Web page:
20. A wildfire burns north east of the town of Cache Creek, British Columbia, Canada on July 18, 2017. REUTERS/Ben Nelms/Files The Canadian province of British Columbia has extended a state of emergency for a fourth time until September 15 due to wildfires raging across the region, the provincial government said on Friday. Since early summer, firefighters and emergency services have been battling hundreds of blazes across British Columbia that have forced as many as 45,000 people from their homes and burned more than 894,000 hectares (2.2 million acres). 'A number of new fires' British Columbia on August 4 extended the state of emergency by two weeks for the second time as it battled 123 fires. Since April 1, over 870 fires across the province have charred an estimated 509,000 hectares (1.3 million acres) and destroyed 305 structures, officials said, including homes, sheds, barns, and commercial buildings. Some 115 burnt structures have not been identified. British Columbia chief fire information officer Kevin Skrepnek said on a conference call that hot, dry weather conditions were forecast into the weekend, with a chance of lightning. Thunder showers and lightning are expected from Monday to Wednesday, he said, adding, ?Given how dry it?s been, if it doesn?t come with a significant amount of rain, we?re likely going to see a number of new fires.? The fires have cost the province C$211.7 million ($167.37 million) so far this fire season, Skrepnek said. Neighbouring countries send help While many evacuees have since been allowed back to their homes, British Columbia?s government said there were still 25 evacuation orders affecting about 7,100 people, and there were roughly 25,000 people under a less serious form of notice, an evacuation alert. Biggest Mexico firefighter deployment abroad heads to Canada A state of emergency has been in effect in British Columbia since July 7 British Columbia has not declared a state of emergency since 2003. Firefighters from Mexico and the United States arrived in British Columbia earlier to help tackle the flames. Mexico sent 108 firefighters and the US sent another 27 to join a force of nearly 4,000 battling blazes that have shut sawmills and mines and forced thousands from their homes. It is so far the province?s third-worst fire season on record, based on area burnt. British Columbia said on Friday it would provide each evacuee household with $600, which will be renewed every 14 days until they return to their homes.
  21. A policeman walks past a blue tent covering a British World War II bomb that was found during construction works on August 30, 2017, in Frankfurt am Main, Germany. AFP/dpa/Boris Roessler FRANKFURT: Around 60,000 inhabitants of Germany?s financial capital Frankfurt will be ordered to leave their homes on Sunday while a large World War Two bomb discovered at a building site is made safe, the police said. Germany?s central bank, the Bundesbank, Frankfurt?s Goethe University, and at least two hospitals will also be evacuated, in one of the largest evacuations in German post-war history. The 1.4-tonne HC 4000 bomb dropped by the British air force during World War Two was uncovered on a building site on Wismarer Strasse in Frankfurt?s leafy Westend where many wealthy bankers live. Bomb disposal experts who examined it said the massive evacuation could wait until the weekend. ?We are still working on the modalities of the evacuation plan,? a spokeswoman for Frankfurt police said on Wednesday.
  22. Police issued a warning on Sunday after chemical ?haze? left up to 50 people on Britain?s south coast suffering irritation to their eyes and throats. Sussex police urged people to keep doors and windows shut in the affected area, between the resort town of Eastbourne and Birling Gap, a few miles along the coast. Police also warned people to stay away from the beaches, on a busy public holiday weekend. The haze seems to have been coming in from the sea but the source has not been established, the statement said.
  23. The spokesman for the Benazir Income Support Program (BISP) has rebutted claims by a British newspaper, citing a report, which alleged ?fraud and corruption?? in the distribution of aid money under the program. Claims made by British newspaper Daily Mail are false and misleading, said the spokesperson. A report by the Department for International Development, cited by the Daily Mail today in its article, said that British officials need to take concrete steps to ?root out fraud and corruption? in the distribution of aid money worth £420million under BISP. BISP spokesman said that the same news was first published in January this year, adding that British Prime Minister Theresa May had praised the programme. ?The report also raised concerns that many recipients are unable to use cash machines to collect their money and are taken advantage of by others who take a cut to help them,? the article said. The report said that ?BISP needs to keep on top of operational risks including its procedures for identifying, reporting and rooting out fraud and corruption. ?DfID will need to step up engagement with the [Pakistani] ministry of finance and BISP?s leadership for monitoring and managing these risks.? A consultancy firm Mott MacDonald, carrying out checks on behalf of the DfID, found that about ?a fifth of those receiving the handouts were paying fees for help withdrawing the money?. The report highlighted various issues affecting the transparency of the program, including the inability of female beneficiaries to use the debit card, loss of passcodes and multiple visits to withdraw cash. The DfID identified low literacy level as a major challenge which presents a hurdle in people using technology such as ATMs on their own. The spokesman for the government department added that it routinely reviews programmes for transparency ?value for money for the taxpayer, and this programme is no different?.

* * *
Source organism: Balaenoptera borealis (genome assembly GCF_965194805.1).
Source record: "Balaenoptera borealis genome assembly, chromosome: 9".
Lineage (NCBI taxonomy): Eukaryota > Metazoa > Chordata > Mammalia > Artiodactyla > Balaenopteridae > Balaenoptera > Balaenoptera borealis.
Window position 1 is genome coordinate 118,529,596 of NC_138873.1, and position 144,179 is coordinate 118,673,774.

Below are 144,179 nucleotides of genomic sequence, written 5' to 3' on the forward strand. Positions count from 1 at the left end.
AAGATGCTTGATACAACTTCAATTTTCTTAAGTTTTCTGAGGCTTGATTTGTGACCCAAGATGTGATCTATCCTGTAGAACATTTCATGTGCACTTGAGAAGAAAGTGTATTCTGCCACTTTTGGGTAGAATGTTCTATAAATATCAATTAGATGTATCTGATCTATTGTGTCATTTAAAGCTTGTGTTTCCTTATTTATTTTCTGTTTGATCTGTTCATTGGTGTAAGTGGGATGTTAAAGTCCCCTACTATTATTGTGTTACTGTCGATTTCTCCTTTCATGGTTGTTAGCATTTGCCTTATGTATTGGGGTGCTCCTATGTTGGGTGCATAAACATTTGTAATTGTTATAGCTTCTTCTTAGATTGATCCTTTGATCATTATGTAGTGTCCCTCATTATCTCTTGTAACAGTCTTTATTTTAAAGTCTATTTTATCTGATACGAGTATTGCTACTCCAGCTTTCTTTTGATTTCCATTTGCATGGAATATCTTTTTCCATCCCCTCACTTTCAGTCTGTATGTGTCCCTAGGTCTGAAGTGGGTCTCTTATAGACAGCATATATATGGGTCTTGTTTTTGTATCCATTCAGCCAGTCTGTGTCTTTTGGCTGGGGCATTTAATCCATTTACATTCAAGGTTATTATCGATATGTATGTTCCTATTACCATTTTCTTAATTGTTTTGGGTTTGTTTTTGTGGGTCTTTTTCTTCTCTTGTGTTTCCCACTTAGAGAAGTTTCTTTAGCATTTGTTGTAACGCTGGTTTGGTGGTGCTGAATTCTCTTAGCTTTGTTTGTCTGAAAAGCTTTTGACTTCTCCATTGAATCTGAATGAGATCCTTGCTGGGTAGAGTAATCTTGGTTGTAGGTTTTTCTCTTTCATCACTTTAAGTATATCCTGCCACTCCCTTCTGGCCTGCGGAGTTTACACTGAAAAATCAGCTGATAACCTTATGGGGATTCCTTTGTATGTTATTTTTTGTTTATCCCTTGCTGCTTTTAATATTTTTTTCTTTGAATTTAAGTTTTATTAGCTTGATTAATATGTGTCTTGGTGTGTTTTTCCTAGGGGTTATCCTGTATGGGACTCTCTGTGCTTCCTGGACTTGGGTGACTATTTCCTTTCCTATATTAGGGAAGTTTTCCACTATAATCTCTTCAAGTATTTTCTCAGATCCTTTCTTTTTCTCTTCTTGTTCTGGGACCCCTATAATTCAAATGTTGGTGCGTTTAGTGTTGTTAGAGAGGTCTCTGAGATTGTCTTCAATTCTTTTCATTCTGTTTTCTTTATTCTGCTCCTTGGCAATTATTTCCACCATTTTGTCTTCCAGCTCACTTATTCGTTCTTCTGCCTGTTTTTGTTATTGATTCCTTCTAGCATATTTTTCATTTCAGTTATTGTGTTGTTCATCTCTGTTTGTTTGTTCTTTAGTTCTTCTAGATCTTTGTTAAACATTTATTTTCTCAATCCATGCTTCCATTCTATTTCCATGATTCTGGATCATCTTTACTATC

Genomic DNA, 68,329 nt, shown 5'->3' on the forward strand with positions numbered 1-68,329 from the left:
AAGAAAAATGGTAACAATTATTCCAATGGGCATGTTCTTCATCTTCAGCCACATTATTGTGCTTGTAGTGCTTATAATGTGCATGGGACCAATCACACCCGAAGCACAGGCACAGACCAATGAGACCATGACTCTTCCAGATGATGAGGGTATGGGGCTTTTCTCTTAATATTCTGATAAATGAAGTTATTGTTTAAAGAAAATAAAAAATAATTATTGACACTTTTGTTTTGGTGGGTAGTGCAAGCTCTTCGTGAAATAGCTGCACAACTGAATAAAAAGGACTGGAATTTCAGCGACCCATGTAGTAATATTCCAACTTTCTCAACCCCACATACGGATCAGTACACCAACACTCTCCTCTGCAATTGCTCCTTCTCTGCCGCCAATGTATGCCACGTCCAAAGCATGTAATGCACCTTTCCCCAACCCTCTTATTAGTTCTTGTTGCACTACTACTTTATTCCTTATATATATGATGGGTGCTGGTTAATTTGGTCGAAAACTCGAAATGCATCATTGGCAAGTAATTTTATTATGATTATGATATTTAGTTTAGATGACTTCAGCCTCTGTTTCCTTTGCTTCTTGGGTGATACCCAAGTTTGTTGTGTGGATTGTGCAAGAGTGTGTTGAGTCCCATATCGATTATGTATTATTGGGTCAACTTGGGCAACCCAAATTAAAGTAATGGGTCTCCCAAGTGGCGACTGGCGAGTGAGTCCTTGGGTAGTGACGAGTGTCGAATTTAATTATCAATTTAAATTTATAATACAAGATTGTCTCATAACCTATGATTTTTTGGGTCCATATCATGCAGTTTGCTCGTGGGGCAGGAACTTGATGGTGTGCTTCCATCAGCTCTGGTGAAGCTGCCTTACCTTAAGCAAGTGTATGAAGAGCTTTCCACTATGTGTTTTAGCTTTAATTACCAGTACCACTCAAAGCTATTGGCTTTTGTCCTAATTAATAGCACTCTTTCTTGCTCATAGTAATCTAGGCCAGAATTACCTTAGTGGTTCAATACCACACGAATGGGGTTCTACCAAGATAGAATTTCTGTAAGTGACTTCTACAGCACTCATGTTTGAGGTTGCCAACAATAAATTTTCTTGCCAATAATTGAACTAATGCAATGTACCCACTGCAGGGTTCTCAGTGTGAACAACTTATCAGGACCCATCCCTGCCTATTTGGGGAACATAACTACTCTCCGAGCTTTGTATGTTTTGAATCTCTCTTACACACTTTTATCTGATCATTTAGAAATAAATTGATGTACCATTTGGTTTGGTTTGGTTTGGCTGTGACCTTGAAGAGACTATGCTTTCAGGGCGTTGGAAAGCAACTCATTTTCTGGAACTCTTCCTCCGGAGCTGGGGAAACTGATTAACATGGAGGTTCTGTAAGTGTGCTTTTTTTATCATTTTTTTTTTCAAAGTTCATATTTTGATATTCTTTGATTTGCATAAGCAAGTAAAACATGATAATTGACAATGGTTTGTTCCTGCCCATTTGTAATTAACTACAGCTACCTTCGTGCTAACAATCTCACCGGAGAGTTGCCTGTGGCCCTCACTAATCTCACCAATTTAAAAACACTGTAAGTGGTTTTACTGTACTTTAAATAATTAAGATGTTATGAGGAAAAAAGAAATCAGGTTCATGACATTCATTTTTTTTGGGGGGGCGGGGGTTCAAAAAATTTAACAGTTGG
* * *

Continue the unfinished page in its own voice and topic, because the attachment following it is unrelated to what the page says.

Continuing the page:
24. Actor Robert Hardy, a familiar face on British television who also played the minister of magic in the Harry Potter franchise, has died aged 91, his family announced on Thursday. "It is with great sadness that the family of Robert Hardy CBE today announced his death, following a tremendous life: a giant career in theatre, television and film spanning more than 70 years," a statement from his children Emma, Justine and Paul said. They added: "Gruff, elegant, twinkly, and always dignified, he is celebrated by all who knew him and loved him, and everyone who enjoyed his work." Born in 1925, Hardy started his career at 24 in a stage adaptation of William Shakespeare's "Coriolanus", the first of many theatre roles. He was also part of several long-standing television shows, including the BBC's famed "All Creatures Great and Small", which ran for 12 years. The Bafta-nominated actor later appeared in the Harry Potter films as Minister of Magic Cornelius Fudge, a role he reprised four times. He was awarded a CBE - one of Britain's highest honours - in 1981 for his services to acting.
  25. RAWALPINDI: British High Commissioner Thomas Drew called on Chief of Army Staff (COAS) General Qamar Javed Bajwa at the General Headquarters today. A press release issued by the Inter Services Public Relations stated that matters of mutual interest and regional security were discussed at the meeting. The visiting dignitary acknowledged and appreciated Pakistan?s continuous efforts for peace and stability in the region, the press release stated further.